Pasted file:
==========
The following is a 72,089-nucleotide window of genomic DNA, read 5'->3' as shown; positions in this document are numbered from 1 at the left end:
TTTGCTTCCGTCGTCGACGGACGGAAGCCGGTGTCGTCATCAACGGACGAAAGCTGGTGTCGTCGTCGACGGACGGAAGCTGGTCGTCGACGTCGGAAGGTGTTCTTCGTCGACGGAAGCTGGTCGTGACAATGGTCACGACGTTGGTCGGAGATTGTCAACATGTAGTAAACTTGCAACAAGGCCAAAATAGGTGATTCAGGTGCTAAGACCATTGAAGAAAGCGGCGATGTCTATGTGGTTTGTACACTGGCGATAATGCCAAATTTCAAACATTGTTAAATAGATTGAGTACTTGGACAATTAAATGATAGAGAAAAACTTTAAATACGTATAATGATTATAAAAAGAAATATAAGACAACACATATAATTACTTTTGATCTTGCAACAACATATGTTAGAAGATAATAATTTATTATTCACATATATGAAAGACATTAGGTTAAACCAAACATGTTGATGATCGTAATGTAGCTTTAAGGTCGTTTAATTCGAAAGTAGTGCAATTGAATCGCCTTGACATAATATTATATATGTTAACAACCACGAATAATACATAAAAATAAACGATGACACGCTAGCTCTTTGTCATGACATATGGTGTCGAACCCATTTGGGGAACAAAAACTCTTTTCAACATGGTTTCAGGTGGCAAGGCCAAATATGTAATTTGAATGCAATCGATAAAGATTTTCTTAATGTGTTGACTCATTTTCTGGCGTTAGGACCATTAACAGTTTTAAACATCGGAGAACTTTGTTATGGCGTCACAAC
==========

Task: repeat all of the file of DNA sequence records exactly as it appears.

The following is a 72,089-nucleotide window of genomic DNA, read 5'->3' as shown; positions in this document are numbered from 1 at the left end:
TTTGCTTCCGTCGTCGACGGACGGAAGCCGGTGTCGTCATCAACGGACGAAAGCTGGTGTCGTCGTCGACGGACGGAAGCTGGTCGTCGACGTCGGAAGGTGTTCTTCGTCGACGGAAGCTGGTCGTGACAATGGTCACGACGTTGGTCGGAGATTGTCAACATGTAGTAAACTTGCAACAAGGCCAAAATAGGTGATTCAGGTGCTAAGACCATTGAAGAAAGCGGCGATGTCTATGTGGTTTGTACACTGGCGATAATGCCAAATTTCAAACATTGTTAAATAGATTGAGTACTTGGACAATTAAATGATAGAGAAAAACTTTAAATACGTATAATGATTATAAAAAGAAATATAAGACAACACATATAATTACTTTTGATCTTGCAACAACATATGTTAGAAGATAATAATTTATTATTCACATATATGAAAGACATTAGGTTAAACCAAACATGTTGATGATCGTAATGTAGCTTTAAGGTCGTTTAATTCGAAAGTAGTGCAATTGAATCGCCTTGACATAATATTATATATGTTAACAACCACGAATAATACATAAAAATAAACGATGACACGCTAGCTCTTTGTCATGACATATGGTGTCGAACCCATTTGGGGAACAAAAACTCTTTTCAACATGGTTTCAGGTGGCAAGGCCAAATATGTAATTTGAATGCAATCGATAAAGATTTTCTTAATGTGTTGACTCATTTTCTGGCGTTAGGACCATTAACAGTTTTAAACATCGGAGAACTTTGTTATGGCGTCACAAC